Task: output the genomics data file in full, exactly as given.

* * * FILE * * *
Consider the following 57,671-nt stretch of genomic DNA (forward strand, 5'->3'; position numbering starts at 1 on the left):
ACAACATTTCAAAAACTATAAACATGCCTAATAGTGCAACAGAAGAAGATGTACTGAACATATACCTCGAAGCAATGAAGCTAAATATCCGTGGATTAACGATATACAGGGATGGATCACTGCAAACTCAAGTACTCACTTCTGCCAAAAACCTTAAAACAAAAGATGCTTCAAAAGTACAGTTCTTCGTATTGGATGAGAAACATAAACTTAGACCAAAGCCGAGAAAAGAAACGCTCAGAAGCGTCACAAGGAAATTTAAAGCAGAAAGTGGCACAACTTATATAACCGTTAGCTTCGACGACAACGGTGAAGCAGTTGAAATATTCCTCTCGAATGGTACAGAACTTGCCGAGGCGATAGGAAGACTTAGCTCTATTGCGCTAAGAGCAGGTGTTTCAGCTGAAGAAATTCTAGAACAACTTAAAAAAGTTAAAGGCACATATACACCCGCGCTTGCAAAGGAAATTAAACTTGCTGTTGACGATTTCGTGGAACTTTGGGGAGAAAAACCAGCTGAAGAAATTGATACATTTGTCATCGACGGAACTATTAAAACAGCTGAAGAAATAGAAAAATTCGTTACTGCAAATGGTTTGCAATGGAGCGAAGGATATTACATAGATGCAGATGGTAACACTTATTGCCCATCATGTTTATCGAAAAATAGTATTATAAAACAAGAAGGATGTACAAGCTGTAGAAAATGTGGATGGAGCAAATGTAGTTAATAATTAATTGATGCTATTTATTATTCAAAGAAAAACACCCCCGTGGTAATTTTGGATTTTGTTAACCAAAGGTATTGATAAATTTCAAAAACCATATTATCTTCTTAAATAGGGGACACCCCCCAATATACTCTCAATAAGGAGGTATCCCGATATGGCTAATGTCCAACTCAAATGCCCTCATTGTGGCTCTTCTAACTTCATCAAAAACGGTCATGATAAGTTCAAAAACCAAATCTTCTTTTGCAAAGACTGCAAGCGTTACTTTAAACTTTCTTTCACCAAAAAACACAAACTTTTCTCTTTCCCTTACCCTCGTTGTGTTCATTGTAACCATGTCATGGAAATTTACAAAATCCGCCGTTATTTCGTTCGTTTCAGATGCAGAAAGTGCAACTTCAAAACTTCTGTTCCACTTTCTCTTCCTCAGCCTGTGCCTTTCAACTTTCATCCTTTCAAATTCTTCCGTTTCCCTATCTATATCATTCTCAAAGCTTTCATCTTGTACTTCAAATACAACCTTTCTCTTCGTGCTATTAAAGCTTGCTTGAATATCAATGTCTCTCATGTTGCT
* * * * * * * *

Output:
Consider the following 57,671-nt stretch of genomic DNA (forward strand, 5'->3'; position numbering starts at 1 on the left):
ACAACATTTCAAAAACTATAAACATGCCTAATAGTGCAACAGAAGAAGATGTACTGAACATATACCTCGAAGCAATGAAGCTAAATATCCGTGGATTAACGATATACAGGGATGGATCACTGCAAACTCAAGTACTCACTTCTGCCAAAAACCTTAAAACAAAAGATGCTTCAAAAGTACAGTTCTTCGTATTGGATGAGAAACATAAACTTAGACCAAAGCCGAGAAAAGAAACGCTCAGAAGCGTCACAAGGAAATTTAAAGCAGAAAGTGGCACAACTTATATAACCGTTAGCTTCGACGACAACGGTGAAGCAGTTGAAATATTCCTCTCGAATGGTACAGAACTTGCCGAGGCGATAGGAAGACTTAGCTCTATTGCGCTAAGAGCAGGTGTTTCAGCTGAAGAAATTCTAGAACAACTTAAAAAAGTTAAAGGCACATATACACCCGCGCTTGCAAAGGAAATTAAACTTGCTGTTGACGATTTCGTGGAACTTTGGGGAGAAAAACCAGCTGAAGAAATTGATACATTTGTCATCGACGGAACTATTAAAACAGCTGAAGAAATAGAAAAATTCGTTACTGCAAATGGTTTGCAATGGAGCGAAGGATATTACATAGATGCAGATGGTAACACTTATTGCCCATCATGTTTATCGAAAAATAGTATTATAAAACAAGAAGGATGTACAAGCTGTAGAAAATGTGGATGGAGCAAATGTAGTTAATAATTAATTGATGCTATTTATTATTCAAAGAAAAACACCCCCGTGGTAATTTTGGATTTTGTTAACCAAAGGTATTGATAAATTTCAAAAACCATATTATCTTCTTAAATAGGGGACACCCCCCAATATACTCTCAATAAGGAGGTATCCCGATATGGCTAATGTCCAACTCAAATGCCCTCATTGTGGCTCTTCTAACTTCATCAAAAACGGTCATGATAAGTTCAAAAACCAAATCTTCTTTTGCAAAGACTGCAAGCGTTACTTTAAACTTTCTTTCACCAAAAAACACAAACTTTTCTCTTTCCCTTACCCTCGTTGTGTTCATTGTAACCATGTCATGGAAATTTACAAAATCCGCCGTTATTTCGTTCGTTTCAGATGCAGAAAGTGCAACTTCAAAACTTCTGTTCCACTTTCTCTTCCTCAGCCTGTGCCTTTCAACTTTCATCCTTTCAAATTCTTCCGTTTCCCTATCTATATCATTCTCAAAGCTTTCATCTTGTACTTCAAATACAACCTTTCTCTTCGTGCTATTAAAGCTTGCTTGAATATCAATGTCTCTCATGTTGCT